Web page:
Some thoughts today:
I was browsing my stats. I never realized how popular my Roman Legion Cooking project I did for AT War was. It seems that that is the most viewed page, and the biggest reason people come to this blog. Followed closely by my bread experiments.
I’ve been planning some more experiments with the bread. I’m thinking that since the mead barm bread went so well I might try to expand on that. A friend of mine did a project on Norse Bread, and it brought up some great ideas. I could use the resarch into norse bread and the types of grains that were found in it, particularly in the Birka find, and make a mead barm bread with the proper grains. I’m not sure if they would use mead barm or beer barm to leaven it, but since both would be readily available it would make sense. My no research suspicion is that they would use mead barm, as it would impart a light sweetness to the bread. Based on the types of norse bread I’ve read about I’d assume that they would go stale about a day after baking, so they would likely be eaten fresh and hot. Perhaps a lightly leavened pan bread…. Much research is required here.
1588 cookery book, The Good Huswife’s Handmaide for the Kitchen:
Fine Manchet. “Take halfe a bushell of fine flower twise boulted, and a gallon of faire luke warm water, almost a handful of white salt, and almost a pinte of yest, then temper all these together, without any more liquor, as hard as ye can handle it: then let it lie halfe an hower, then take it up, and make your Manchetts, and let them stande almost an hower in the oven. Memorandum, that of every bushell of meale may be made five and twentie caste of bread, and every loafe to way a pounde besyde the chesill.
This is the origin of my medieval inspired bread. With the Mead Barm bread I did last time I think I”m ready to return to my recipe and see if I can make it better based off the original. Something to remember: unlike most things yeast cannot simply be added or reduced in scale. It takes a certain amount of yeast to get a leaven and if it’s too small, regardless of what the percentage is then you’re SOL.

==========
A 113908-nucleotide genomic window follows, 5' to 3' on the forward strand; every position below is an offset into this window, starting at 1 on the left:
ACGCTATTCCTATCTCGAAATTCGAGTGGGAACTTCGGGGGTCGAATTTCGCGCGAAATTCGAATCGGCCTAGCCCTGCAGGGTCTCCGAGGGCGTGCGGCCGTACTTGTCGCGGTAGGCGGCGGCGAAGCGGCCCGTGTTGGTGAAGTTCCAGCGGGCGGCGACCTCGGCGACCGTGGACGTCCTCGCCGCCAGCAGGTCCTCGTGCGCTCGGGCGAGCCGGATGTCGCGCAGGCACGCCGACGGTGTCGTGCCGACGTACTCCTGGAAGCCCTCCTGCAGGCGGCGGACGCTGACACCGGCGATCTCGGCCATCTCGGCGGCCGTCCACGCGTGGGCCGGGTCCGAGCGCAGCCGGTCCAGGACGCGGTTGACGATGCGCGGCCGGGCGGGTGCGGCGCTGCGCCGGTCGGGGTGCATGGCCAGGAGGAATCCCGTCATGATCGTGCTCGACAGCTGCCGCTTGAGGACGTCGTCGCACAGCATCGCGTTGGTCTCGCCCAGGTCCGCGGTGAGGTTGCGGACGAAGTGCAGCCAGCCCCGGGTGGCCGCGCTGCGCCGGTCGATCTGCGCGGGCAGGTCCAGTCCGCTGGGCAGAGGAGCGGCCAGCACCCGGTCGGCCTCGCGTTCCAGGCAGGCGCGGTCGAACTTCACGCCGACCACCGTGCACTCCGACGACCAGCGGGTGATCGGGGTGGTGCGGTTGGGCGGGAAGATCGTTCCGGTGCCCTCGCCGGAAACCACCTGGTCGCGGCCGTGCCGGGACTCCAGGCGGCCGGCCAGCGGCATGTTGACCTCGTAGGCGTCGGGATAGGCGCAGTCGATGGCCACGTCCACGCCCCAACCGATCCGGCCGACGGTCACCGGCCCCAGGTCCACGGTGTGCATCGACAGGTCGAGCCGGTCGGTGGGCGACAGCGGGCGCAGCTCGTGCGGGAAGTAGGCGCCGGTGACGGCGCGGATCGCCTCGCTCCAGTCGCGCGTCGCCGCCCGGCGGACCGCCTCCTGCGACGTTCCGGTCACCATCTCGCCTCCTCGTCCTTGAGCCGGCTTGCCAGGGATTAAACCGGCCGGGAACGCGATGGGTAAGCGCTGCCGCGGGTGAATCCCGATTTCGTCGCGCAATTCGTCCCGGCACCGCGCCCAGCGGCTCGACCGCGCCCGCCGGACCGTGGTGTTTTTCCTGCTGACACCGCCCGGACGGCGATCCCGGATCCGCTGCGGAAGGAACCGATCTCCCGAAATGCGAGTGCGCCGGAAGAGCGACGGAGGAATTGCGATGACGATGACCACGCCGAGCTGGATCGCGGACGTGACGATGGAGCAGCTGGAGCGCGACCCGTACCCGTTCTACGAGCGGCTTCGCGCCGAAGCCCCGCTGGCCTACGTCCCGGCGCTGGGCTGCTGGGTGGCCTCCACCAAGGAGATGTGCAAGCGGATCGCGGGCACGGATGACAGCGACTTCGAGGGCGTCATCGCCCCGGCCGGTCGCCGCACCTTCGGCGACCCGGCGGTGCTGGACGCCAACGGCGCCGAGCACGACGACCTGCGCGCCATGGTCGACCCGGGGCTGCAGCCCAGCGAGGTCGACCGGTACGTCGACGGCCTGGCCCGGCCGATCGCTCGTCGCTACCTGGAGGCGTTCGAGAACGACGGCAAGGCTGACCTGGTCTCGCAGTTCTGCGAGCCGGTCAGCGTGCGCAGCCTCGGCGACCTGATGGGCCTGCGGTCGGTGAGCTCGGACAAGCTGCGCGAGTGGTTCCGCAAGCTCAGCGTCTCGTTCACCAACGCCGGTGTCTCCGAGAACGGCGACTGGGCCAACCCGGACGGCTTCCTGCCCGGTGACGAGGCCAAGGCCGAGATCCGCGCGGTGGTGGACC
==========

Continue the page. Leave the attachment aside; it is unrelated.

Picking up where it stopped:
If you want to take a look at the previous versions check Medieval Style Bread part 1 2 3 4. All of them are more inspired by medieval as they don’t use barm.
Continue reading “A Reassesment of Medieval Bread”
I know I was going to do ale barm bread, but a friend of mine gave me some mead barm at Tir Righ Arts and Sciences back in October. I decided to use that… in November… yeah, this post’s been on the back burner a while.
Mead barm is easy to keep alive, just add honey and water and it will keep growing for a long time. I made three batches of it. I just used my basic medieval bread recipe and used the mead barm instead of the yeast. Because of this I didn’t need to add as much water to make it similar, but more on that in a moment.
First, mead barm does not have as much leavening power as modern bread yeast. Not a big surprise there. I treated it like sourdough and didn’t punch down the dough, as I figured it wouldn’t have a second rise. My first attempt turned out rather flat. I suspect this was because the bread stuck to the bowl it was rising in, and because of that when I took it out I killed a lot of the leaven. Mead barm does not create a very strong leaven. I suspect one of the issues was that there was a very low yeast to liquid content in the barm. I’ll have to try to fix that when I do ale barm.
Continue reading “Mead barm bread”
Only a few days later, and I already have to update the post.
I’ve been doing some research into yeast and have come to the conclusion that I am using way too much yeast in this dough.
Small amounts of yeast will reproduce rapidly given the right stimulants. So, if I decrease the amount of yeast, but let the sponge work for longer (a few hours instead of 20 min) then the resulting yeast will be stronger, and I won’t need to use as much.
Some people seem to recommend using 1 tsp of yeast in a sponge to get the same effect of a normal 1 tbsp.
I am thinking 1 1/2 tsp, or 1/2 a tbsp instead. It’s a little more, but this should work. My plan is to make the sponge in the morning, let it grow all day, then make the dough in the evening and let it rise all night, then make the bread the next day.
A very medieval system.
Continue reading “Medieval Style Bread Part 2”